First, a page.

Many people see the Internet as this mysterious place that feeds them information and porn whenever they push the right keys to do that. The basics of how the Internet works, and who has built it, seems to elude most people and this has lead to any number of online security myths being created.
Here are ten of the best/worst online security myths that still exist today. Read it to upgrade your nerd level, and downgrade your ignorance level.
The 10 Best/Worst Online Security Myths
Yes, the internet does contain harmful material. This harmful material, however, is easy to avoid if you know what to look out for. With some smarts, the online world is much safer than any walk across the street…and you wouldn’t stop walking across the street…would you?
The green padlock makes everything secure
The ‘green padlock’ is the visual indication in your browser’s address bar which shows that HTTPS is enabled on the website. The “S” standing for SSL encryption, and added security. Then Heartbleed happened and online security isn’t as secure as we once thought.
This vulnerability showed everyone that you can’t just trust the people who have designed the web and think that they know everything. They don’t, they’re human beings and they will make mistakes.
Fortunately, you can make up for their mistakes by adding your own encryption via a high quality VPN provider. This is your failsafe against the failure of others, and a perfect way to take charge of your protection.
Crazy nerds create viruses that damage your computer
This use to be somewhat true about 2 decades ago during the early days of computer networks. Viruses today are meant to be as invisible as possible. They are meant to hide in your computer as botnets churn out spam and DDOS attacks, or they silently steal your login details and credit card numbers via keyloggers.
This online security myth is smashed as computer crime is now being carried out by professional and organized criminal groups. They don’t want you to know that they’re watching, and you need to be aware of this. Don’t just wait for your computer to “start acting weird” before you take action.
Always trust reliable websites you visit often
It would be great if hackers only ever hacked websites that other people visited. Unfortunately, hackers love attacking popular sites with bad security. They will do this by implanting malicious code into advertisement banners, pop up advertisements, and auto-playing videos that they have paid to display on the site.
You can get around them by using ad-block tools. It sucks that you have to stop the income source of many blogs, but until the industry is cleaned up why risk yourself so that they can pay their bills?
Everything my friends post on Twitter or Facebook is safe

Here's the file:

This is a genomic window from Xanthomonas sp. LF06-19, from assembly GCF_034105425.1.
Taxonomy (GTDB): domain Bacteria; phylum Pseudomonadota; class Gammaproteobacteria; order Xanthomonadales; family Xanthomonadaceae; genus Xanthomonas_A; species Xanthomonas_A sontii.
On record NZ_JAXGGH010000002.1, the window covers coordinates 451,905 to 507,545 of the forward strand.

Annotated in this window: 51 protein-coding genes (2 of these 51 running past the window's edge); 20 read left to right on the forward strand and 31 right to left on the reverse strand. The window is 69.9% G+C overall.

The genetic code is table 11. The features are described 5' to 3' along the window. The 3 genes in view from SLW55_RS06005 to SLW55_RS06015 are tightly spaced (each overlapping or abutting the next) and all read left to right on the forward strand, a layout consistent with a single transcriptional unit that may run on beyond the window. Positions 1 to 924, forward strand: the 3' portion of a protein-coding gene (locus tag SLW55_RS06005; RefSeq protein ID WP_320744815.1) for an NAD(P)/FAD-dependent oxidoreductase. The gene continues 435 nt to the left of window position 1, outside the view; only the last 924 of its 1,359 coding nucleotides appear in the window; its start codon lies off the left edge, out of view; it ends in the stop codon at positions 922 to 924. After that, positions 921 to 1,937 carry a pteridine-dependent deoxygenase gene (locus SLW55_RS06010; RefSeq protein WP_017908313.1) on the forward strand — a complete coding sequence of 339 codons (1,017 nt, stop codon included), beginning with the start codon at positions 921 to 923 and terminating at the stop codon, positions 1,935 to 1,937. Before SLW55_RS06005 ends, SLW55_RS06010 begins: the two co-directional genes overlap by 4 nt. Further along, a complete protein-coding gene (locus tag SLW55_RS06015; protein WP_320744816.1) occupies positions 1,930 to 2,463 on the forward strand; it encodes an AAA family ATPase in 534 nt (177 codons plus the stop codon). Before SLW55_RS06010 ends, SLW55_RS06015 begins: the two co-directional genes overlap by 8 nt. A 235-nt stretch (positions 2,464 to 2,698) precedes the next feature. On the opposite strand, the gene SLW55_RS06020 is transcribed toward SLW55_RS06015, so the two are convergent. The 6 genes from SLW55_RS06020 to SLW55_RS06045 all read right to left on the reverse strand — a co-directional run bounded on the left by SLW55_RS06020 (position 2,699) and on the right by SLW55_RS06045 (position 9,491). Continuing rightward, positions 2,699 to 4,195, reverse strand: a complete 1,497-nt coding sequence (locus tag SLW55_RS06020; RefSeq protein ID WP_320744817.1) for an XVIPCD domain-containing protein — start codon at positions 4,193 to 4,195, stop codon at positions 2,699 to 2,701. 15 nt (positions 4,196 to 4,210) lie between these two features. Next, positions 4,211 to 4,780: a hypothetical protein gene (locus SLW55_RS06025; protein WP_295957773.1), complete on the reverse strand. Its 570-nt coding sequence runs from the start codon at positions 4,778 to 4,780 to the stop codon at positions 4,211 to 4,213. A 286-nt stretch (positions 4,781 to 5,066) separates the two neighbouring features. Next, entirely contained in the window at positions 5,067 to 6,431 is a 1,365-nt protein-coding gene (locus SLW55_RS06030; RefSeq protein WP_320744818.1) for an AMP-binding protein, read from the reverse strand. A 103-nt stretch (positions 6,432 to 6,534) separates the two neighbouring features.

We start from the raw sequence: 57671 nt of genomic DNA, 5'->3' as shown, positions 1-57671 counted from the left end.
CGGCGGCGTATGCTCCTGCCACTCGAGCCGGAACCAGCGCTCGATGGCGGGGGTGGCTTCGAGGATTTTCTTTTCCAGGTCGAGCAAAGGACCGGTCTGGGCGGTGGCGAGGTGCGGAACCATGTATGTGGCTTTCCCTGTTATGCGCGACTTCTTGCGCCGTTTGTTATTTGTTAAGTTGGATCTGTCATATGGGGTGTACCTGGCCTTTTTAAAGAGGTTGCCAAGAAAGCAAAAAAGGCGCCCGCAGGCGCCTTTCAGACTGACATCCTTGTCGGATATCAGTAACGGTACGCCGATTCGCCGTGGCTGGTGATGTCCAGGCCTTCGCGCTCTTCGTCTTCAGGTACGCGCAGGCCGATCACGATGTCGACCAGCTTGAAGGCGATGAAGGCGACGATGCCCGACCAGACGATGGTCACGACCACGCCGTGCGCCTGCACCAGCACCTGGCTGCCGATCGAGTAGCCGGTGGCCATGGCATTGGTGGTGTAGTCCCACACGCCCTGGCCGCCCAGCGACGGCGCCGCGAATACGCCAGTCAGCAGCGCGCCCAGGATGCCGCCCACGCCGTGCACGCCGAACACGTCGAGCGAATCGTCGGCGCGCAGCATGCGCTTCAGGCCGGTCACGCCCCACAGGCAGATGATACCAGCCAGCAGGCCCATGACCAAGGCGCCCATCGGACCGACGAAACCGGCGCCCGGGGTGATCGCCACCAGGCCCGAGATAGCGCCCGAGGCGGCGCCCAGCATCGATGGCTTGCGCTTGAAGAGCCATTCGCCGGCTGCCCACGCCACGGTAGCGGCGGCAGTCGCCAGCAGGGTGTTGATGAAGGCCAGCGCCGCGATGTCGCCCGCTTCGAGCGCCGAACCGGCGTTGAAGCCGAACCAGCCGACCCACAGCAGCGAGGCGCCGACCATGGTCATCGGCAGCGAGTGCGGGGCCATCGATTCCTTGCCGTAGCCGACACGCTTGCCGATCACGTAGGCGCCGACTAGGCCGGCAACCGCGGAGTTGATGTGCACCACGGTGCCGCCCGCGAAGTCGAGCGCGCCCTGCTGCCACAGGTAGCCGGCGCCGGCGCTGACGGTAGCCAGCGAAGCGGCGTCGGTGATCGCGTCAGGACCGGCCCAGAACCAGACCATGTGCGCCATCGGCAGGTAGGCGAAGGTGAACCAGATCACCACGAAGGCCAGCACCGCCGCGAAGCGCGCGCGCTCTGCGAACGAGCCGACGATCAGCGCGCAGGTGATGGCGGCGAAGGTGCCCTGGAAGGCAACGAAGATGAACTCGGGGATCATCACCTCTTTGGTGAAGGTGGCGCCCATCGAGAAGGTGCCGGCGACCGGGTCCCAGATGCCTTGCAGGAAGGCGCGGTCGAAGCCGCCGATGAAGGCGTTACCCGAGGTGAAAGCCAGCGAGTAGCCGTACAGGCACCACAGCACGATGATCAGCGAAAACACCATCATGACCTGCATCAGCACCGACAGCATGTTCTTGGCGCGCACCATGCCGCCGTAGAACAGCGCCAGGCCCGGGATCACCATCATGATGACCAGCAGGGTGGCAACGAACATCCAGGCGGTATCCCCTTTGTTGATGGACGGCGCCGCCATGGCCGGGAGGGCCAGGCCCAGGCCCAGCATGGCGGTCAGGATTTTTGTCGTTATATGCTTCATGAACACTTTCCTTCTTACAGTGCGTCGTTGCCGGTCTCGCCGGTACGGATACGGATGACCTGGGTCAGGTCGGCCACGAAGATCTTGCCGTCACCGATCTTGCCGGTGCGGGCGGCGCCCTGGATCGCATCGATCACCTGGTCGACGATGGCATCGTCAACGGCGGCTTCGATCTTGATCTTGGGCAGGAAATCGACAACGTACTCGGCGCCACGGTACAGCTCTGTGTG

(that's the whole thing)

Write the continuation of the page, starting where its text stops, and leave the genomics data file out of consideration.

Many people think that Facebook and Twitter are these magical floating oases of protection. Unfortunately, nothing attracts a con-artist like a crowd, and hackers are the biggest online con-artists working. If it looks out of place, don’t click on it. This includes things like the latest Facebook scam about color changing that spreads malware.
But I can still trust messages from my friend’s email accounts…right?
Nope! The email-spoofing scam takes over the email account of your friend and makes it look as if the message is actually being sent from them to you. This isn’t the case as it’s just a piece of malware that will install itself on your computer, steal your data, and do the same to your account. If your friends send you something unusually, ask them before opening it.
Apologies if anybody received an email from me early this morning saying I need a favour, I was spoofed, please ignore it, thanks
— Calvin (@Calv_Sherwood) February 1, 2016
Hackers don’t want to steal from me – I’m just one person
The massive Target hack got lots of attention, and many people think that all data theft and security breaches are geared towards these types of targets. This isn’t true as it is still lucrative to steal your credit card data and have a night out on the Amazon. Some of the most profitable online security threats are man-in-the-middle attacks that target one person and takes their specific data.
Sorry to bruise your ego, but your personal data isn’t worth that much. Stolen data is commonly used as barter in trades amongst hackers. Data is only valuable when it’s in big chunks. If one hacker has a bunch of data of a particular type that isn’t useful to them, they can trade it with someone who does have data they can use and who can use theirs.
I use a Mac, nothing will ever happen to me
More and more Mac viruses are creeping up due to how popular devices operating on iOS are becoming. A decade ago when only the most hardcore of nerds and designers had anything Mac that wasn’t an iPod, no one wanted to create malware for Macs – there wasn’t any money to be made. Mac security features are higher than standard PCs, but they are not impervious.
I have security software: I AM INVINCIBLE!
High. Larry. Us. Wouldn’t the world be great if every hacker only create malware that already had a security program designed to stop it? That isn’t the case. You still have to cautious with material that you don’t trust as no system will be 100% secure.
You can certainly better your security with the right security app and a good VPN provider, but you still have to be responsible, and you have to stop believing the old online security myths.